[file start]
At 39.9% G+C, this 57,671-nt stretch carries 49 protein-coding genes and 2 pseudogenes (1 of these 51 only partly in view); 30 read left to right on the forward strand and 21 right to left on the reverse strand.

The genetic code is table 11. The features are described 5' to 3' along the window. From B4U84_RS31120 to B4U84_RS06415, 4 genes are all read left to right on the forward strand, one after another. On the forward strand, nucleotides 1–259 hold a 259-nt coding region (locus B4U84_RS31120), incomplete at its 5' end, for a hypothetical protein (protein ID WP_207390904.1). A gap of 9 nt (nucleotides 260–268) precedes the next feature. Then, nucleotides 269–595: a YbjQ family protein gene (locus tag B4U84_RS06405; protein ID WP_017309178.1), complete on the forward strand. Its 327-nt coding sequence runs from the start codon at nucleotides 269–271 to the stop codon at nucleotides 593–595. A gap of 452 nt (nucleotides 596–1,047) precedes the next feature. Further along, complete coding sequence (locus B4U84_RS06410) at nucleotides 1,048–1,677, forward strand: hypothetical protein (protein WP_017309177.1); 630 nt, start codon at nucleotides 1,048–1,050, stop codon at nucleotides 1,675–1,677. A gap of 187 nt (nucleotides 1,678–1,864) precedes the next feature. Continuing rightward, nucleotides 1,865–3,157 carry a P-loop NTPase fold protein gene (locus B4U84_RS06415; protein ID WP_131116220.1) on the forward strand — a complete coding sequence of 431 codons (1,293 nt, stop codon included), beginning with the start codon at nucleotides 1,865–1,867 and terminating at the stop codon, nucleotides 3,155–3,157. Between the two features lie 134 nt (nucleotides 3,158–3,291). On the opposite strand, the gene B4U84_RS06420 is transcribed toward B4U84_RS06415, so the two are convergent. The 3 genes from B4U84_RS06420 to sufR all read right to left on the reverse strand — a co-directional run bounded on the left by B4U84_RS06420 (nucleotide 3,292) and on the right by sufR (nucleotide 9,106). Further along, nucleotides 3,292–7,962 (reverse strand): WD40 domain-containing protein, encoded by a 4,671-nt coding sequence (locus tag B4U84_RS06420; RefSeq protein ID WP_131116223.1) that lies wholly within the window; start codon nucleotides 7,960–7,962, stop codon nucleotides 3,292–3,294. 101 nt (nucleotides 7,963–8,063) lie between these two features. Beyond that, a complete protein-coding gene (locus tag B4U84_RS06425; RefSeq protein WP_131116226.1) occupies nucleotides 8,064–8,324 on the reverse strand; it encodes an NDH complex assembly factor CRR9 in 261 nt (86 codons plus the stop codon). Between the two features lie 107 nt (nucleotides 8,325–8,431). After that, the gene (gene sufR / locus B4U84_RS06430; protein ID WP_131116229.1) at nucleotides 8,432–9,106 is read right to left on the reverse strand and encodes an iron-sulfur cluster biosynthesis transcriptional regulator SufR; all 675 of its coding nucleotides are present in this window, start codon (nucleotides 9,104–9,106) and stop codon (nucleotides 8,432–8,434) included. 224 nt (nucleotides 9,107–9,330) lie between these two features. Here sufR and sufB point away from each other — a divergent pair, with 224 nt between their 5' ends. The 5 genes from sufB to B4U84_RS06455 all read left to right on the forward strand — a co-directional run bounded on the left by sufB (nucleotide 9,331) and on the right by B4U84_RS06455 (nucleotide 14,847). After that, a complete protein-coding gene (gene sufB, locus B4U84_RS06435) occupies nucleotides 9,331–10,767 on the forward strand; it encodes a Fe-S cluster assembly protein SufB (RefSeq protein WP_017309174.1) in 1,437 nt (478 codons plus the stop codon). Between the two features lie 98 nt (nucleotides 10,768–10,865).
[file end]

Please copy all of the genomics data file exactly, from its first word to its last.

At 39.9% G+C, this 57,671-nt stretch carries 49 protein-coding genes and 2 pseudogenes (1 of these 51 only partly in view); 30 read left to right on the forward strand and 21 right to left on the reverse strand.

The genetic code is table 11. The features are described 5' to 3' along the window. From B4U84_RS31120 to B4U84_RS06415, 4 genes are all read left to right on the forward strand, one after another. On the forward strand, nucleotides 1–259 hold a 259-nt coding region (locus B4U84_RS31120), incomplete at its 5' end, for a hypothetical protein (protein ID WP_207390904.1). A gap of 9 nt (nucleotides 260–268) precedes the next feature. Then, nucleotides 269–595: a YbjQ family protein gene (locus tag B4U84_RS06405; protein ID WP_017309178.1), complete on the forward strand. Its 327-nt coding sequence runs from the start codon at nucleotides 269–271 to the stop codon at nucleotides 593–595. A gap of 452 nt (nucleotides 596–1,047) precedes the next feature. Further along, complete coding sequence (locus B4U84_RS06410) at nucleotides 1,048–1,677, forward strand: hypothetical protein (protein WP_017309177.1); 630 nt, start codon at nucleotides 1,048–1,050, stop codon at nucleotides 1,675–1,677. A gap of 187 nt (nucleotides 1,678–1,864) precedes the next feature. Continuing rightward, nucleotides 1,865–3,157 carry a P-loop NTPase fold protein gene (locus B4U84_RS06415; protein ID WP_131116220.1) on the forward strand — a complete coding sequence of 431 codons (1,293 nt, stop codon included), beginning with the start codon at nucleotides 1,865–1,867 and terminating at the stop codon, nucleotides 3,155–3,157. Between the two features lie 134 nt (nucleotides 3,158–3,291). On the opposite strand, the gene B4U84_RS06420 is transcribed toward B4U84_RS06415, so the two are convergent. The 3 genes from B4U84_RS06420 to sufR all read right to left on the reverse strand — a co-directional run bounded on the left by B4U84_RS06420 (nucleotide 3,292) and on the right by sufR (nucleotide 9,106). Further along, nucleotides 3,292–7,962 (reverse strand): WD40 domain-containing protein, encoded by a 4,671-nt coding sequence (locus tag B4U84_RS06420; RefSeq protein ID WP_131116223.1) that lies wholly within the window; start codon nucleotides 7,960–7,962, stop codon nucleotides 3,292–3,294. 101 nt (nucleotides 7,963–8,063) lie between these two features. Beyond that, a complete protein-coding gene (locus tag B4U84_RS06425; RefSeq protein WP_131116226.1) occupies nucleotides 8,064–8,324 on the reverse strand; it encodes an NDH complex assembly factor CRR9 in 261 nt (86 codons plus the stop codon). Between the two features lie 107 nt (nucleotides 8,325–8,431). After that, the gene (gene sufR / locus B4U84_RS06430; protein ID WP_131116229.1) at nucleotides 8,432–9,106 is read right to left on the reverse strand and encodes an iron-sulfur cluster biosynthesis transcriptional regulator SufR; all 675 of its coding nucleotides are present in this window, start codon (nucleotides 9,104–9,106) and stop codon (nucleotides 8,432–8,434) included. 224 nt (nucleotides 9,107–9,330) lie between these two features. Here sufR and sufB point away from each other — a divergent pair, with 224 nt between their 5' ends. The 5 genes from sufB to B4U84_RS06455 all read left to right on the forward strand — a co-directional run bounded on the left by sufB (nucleotide 9,331) and on the right by B4U84_RS06455 (nucleotide 14,847). After that, a complete protein-coding gene (gene sufB, locus B4U84_RS06435) occupies nucleotides 9,331–10,767 on the forward strand; it encodes a Fe-S cluster assembly protein SufB (RefSeq protein WP_017309174.1) in 1,437 nt (478 codons plus the stop codon). Between the two features lie 98 nt (nucleotides 10,768–10,865).